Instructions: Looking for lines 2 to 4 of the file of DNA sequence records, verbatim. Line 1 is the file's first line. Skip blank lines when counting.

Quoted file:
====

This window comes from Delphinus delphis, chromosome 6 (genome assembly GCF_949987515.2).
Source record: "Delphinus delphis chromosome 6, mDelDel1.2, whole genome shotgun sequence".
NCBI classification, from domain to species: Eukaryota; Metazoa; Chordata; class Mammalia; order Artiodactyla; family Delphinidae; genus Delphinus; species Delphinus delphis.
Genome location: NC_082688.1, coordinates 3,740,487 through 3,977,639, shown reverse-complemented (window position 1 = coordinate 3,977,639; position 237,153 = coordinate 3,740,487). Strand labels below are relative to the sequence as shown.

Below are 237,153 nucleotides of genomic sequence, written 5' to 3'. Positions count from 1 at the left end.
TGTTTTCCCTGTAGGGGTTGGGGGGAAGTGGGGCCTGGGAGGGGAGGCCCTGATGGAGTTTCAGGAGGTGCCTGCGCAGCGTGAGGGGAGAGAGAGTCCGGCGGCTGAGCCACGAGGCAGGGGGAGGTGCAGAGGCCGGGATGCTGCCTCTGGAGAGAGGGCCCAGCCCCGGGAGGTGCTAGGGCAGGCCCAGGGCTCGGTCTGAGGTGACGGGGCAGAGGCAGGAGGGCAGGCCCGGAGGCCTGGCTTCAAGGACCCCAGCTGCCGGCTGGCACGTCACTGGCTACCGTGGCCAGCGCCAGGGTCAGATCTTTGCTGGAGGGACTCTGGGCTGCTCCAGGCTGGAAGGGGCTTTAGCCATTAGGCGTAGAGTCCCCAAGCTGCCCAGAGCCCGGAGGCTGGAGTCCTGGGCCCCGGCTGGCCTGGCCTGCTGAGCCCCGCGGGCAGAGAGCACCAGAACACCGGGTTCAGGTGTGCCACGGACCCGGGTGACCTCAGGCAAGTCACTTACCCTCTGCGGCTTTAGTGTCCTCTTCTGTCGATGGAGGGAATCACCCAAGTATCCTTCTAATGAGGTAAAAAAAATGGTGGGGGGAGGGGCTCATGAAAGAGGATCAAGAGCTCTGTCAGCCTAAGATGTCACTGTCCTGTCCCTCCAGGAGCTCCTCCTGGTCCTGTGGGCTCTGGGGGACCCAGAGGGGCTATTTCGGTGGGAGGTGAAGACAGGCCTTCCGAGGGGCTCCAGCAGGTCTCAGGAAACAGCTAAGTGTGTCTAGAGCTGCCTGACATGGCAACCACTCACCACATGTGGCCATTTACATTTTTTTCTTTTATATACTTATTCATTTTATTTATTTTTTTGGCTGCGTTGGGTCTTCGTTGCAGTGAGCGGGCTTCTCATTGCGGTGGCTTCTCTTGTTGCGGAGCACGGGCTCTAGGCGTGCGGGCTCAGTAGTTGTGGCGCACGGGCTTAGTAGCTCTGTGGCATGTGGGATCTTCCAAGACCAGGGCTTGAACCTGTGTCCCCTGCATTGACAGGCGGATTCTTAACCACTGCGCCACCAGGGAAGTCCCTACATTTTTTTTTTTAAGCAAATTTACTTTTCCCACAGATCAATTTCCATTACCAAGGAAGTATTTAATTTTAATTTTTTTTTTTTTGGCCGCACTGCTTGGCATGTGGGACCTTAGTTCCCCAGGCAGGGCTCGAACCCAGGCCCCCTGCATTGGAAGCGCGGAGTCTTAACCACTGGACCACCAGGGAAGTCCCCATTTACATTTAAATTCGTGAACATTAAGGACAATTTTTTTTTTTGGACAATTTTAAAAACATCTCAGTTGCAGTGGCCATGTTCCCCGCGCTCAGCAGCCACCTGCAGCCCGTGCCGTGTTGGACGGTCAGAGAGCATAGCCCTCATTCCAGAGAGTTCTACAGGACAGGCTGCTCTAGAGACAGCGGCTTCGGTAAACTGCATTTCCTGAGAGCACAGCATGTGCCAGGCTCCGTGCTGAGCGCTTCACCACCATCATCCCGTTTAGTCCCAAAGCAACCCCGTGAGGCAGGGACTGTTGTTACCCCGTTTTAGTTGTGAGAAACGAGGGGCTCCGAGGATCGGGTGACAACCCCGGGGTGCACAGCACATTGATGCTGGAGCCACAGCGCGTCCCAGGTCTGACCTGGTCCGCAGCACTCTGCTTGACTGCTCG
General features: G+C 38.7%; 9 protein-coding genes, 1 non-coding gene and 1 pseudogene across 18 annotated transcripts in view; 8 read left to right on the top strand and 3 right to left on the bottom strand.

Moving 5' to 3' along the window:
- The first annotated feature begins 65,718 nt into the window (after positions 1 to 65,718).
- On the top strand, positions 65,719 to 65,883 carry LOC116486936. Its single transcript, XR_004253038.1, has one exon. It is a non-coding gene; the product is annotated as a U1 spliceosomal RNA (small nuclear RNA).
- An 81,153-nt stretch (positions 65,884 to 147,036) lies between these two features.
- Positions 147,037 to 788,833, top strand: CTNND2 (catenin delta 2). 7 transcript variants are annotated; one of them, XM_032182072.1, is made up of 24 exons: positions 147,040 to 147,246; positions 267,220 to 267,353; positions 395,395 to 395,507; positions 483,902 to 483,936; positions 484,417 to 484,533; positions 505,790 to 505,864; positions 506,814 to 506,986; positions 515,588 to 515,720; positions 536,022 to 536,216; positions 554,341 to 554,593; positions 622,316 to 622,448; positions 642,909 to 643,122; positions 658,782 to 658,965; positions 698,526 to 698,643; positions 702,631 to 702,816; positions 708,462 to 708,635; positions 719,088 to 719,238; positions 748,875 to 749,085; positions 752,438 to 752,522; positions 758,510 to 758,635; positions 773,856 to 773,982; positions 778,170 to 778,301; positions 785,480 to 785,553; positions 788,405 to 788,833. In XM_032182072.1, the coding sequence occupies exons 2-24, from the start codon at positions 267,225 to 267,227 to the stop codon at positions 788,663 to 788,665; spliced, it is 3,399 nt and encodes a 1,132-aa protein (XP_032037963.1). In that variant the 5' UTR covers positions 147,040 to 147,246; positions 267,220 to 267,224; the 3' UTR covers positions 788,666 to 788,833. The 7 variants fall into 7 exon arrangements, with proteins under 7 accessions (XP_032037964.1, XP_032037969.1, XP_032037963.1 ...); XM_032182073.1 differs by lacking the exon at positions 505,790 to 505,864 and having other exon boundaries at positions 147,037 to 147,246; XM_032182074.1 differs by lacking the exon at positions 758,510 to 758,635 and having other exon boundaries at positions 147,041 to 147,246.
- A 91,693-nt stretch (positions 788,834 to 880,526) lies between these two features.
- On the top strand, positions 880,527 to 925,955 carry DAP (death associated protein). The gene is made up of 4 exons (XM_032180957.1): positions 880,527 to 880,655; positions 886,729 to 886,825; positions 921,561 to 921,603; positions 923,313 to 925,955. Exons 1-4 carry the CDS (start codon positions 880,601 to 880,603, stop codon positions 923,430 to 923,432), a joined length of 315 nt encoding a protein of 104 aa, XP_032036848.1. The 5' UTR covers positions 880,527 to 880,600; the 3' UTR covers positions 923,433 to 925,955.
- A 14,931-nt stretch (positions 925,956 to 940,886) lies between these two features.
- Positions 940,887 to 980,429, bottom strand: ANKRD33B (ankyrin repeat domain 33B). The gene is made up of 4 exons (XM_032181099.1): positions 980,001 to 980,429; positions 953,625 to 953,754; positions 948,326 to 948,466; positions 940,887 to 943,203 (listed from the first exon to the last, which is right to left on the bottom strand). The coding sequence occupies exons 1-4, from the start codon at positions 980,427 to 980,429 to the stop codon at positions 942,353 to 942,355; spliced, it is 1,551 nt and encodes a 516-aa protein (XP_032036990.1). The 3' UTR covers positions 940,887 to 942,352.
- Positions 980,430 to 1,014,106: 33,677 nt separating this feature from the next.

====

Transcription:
Source record: "Delphinus delphis chromosome 6, mDelDel1.2, whole genome shotgun sequence".
NCBI classification, from domain to species: Eukaryota; Metazoa; Chordata; class Mammalia; order Artiodactyla; family Delphinidae; genus Delphinus; species Delphinus delphis.
Genome location: NC_082688.1, coordinates 3,740,487 through 3,977,639, shown reverse-complemented (window position 1 = coordinate 3,977,639; position 237,153 = coordinate 3,740,487). Strand labels below are relative to the sequence as shown.